The medical savings saga

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"Choosing wisely"

Legislation in Congress would incorporate the concept of medical savings

accounts into the Federal Employees Health Benefits program. The jury is

still out as to whether this would be a positive development for feds.

Under existing law, individuals who are self-employed or work for a company

with fewer than 50 employees can elect to participate in a medical savings

account (MSA). Congress has approved a four-year pilot to apply the concept

in the federal government and make MSAs available to the first 750,000 people

who apply.

MSAs work in conjunction with major medical insurance providers and

allow patients to choose their own doctors. Participants can use MSA money

to help pay deductibles and expenses not covered by a major medical policy.

Contributions to an MSA are made with pre-tax dollars. The tax treatment

is similar to money you elect to contribute to the Thrift Savings Plan.

Because three-fourths of Americans spend less than $500 a year on medical

care, proponents of MSAs say these account holders could accumulate large

sums over a lifetime. A study by the National Bureau of Economic Research

predicted that more than half of the workers would amass $50,000 in their

MSAs.

Little information exists about the impact of the MSA program so far,

but it appears to have been unsuccessful in the marketplace, with far fewer

people enrolling than the demonstration allowed.

By expanding MSA eligibility to feds, critics are concerned about dividing

the marketplace into healthy and sick categories. Consumers Union estimates

that under the current pilot program, it costs the federal government about

$3,600 to insure each previously uninsured person who purchases an MSA.

In contrast, it costs about $1,178 to cover each additional child enrolled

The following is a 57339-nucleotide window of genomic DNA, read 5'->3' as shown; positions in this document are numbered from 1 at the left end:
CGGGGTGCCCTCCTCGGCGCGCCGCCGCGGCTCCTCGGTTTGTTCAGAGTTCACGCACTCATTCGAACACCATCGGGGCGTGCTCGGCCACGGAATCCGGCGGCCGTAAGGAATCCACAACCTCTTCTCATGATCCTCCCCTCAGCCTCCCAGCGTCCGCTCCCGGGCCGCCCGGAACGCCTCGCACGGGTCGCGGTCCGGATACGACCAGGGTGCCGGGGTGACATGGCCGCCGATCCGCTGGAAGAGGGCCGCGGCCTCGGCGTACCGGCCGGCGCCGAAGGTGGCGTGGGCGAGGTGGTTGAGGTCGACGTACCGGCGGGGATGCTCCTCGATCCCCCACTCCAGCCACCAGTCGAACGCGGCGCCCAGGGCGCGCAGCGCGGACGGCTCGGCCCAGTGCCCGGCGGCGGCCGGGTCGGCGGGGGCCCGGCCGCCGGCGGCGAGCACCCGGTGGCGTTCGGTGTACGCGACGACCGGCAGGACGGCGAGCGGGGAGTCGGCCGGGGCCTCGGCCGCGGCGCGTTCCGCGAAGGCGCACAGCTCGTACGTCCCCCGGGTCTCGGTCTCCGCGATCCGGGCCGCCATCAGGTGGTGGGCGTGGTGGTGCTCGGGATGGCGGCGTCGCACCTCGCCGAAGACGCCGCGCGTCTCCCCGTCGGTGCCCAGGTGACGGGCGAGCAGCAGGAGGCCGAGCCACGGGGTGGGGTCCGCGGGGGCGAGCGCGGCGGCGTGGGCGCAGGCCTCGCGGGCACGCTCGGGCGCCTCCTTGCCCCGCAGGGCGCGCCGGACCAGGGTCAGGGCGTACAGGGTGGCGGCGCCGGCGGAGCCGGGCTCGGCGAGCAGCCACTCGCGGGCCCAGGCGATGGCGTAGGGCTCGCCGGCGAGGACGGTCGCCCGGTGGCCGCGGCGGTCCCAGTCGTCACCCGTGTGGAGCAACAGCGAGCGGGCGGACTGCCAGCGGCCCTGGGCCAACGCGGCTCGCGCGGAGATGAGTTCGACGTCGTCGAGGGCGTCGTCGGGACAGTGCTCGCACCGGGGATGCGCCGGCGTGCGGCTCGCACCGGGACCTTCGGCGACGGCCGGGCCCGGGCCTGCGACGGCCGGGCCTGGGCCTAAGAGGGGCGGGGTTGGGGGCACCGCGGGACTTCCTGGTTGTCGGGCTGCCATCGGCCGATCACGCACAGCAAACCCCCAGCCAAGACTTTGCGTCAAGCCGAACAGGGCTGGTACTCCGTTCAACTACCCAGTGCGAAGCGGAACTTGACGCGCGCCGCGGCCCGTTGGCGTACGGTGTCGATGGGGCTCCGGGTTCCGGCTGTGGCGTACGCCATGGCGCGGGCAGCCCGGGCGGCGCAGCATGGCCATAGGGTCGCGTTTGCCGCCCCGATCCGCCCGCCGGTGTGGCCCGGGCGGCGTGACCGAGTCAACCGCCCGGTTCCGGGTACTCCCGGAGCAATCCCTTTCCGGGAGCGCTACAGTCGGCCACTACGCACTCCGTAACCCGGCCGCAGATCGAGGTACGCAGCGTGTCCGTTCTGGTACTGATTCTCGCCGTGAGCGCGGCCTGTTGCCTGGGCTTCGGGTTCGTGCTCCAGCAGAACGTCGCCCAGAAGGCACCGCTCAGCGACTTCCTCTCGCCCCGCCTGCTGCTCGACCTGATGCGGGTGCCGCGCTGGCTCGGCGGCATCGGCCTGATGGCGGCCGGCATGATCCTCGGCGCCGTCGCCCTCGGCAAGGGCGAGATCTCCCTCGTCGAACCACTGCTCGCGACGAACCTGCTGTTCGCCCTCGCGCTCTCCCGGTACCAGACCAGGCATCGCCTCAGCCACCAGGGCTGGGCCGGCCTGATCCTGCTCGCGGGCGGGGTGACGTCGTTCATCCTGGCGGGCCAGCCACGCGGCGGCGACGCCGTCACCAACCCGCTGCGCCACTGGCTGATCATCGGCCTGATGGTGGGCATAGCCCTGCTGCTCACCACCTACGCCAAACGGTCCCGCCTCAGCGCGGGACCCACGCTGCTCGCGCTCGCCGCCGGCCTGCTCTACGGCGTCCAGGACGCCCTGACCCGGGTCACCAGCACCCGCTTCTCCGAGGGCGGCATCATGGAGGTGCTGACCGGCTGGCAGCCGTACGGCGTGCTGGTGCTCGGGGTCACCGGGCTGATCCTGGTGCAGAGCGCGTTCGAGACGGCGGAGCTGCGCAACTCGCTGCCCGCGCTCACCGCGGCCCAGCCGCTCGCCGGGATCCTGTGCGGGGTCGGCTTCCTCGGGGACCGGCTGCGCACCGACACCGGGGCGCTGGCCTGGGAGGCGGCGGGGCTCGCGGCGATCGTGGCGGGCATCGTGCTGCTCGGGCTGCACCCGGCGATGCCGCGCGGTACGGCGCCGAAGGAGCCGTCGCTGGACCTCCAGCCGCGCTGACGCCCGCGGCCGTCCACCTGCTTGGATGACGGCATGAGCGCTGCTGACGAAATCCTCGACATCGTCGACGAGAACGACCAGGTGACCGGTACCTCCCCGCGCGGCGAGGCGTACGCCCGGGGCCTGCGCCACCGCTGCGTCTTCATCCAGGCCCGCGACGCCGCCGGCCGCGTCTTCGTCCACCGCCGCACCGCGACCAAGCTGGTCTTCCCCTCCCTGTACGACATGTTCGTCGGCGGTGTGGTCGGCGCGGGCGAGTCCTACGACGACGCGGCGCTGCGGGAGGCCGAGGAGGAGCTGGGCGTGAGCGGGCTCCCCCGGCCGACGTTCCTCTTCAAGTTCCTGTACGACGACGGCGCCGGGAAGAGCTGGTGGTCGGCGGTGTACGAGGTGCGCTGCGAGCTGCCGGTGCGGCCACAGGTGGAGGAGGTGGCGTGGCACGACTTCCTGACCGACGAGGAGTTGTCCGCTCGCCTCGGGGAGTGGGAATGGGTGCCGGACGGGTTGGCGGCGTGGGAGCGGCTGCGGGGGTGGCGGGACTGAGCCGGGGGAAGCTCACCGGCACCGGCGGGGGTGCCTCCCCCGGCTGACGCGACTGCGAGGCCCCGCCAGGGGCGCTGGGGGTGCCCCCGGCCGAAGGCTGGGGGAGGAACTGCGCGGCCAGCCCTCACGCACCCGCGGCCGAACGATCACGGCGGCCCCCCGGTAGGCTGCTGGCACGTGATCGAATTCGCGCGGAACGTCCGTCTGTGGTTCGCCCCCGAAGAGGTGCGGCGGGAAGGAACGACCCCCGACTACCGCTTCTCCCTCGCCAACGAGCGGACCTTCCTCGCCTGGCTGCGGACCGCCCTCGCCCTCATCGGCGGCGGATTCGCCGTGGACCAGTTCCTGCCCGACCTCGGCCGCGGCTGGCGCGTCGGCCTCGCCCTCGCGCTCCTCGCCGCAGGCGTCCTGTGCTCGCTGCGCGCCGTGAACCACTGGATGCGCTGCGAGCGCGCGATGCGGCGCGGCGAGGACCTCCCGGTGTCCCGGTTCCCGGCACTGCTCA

in Medicaid.

Imposing MSAs into FEHB could result in higher costs for federal employees

and annuitants who remain in traditional plans. MSAs tend to attract healthier

enrollees because they reward those who don't use much health care and have

cash balances. As a result, less healthy individuals left in other plans

could drive up costs and force insurers to raise premiums, cut benefits

or both. This is called "adverse selection."

According to the Congressional Budget Office, adverse selection will

result in increased costs of nearly $1 billion over five years if MSAs are

introduced into FEHB. When MSAs were offered to public employees in Ada

County, Idaho, and Jersey City, N.J., the National Association of Retired

Federal Employees said adverse selection occurred. Consequently, the two

stopped offering MSAs to their employees.

Although it's impossible at this point to determine if MSAs are a good

idea, if Congress wants to experiment with MSAs, it shouldn't use feds as

guinea pigs. Let Congress extend its current MSA trial and let the free

marketplace be the judge. Shoving MSAs down our throats isn't necessary

or fair.

—Zall is a retired federal employee who since 1987 has written the Bureaucratus

column for Federal Computer Week. He can be reached at miltzall@starpower.net.

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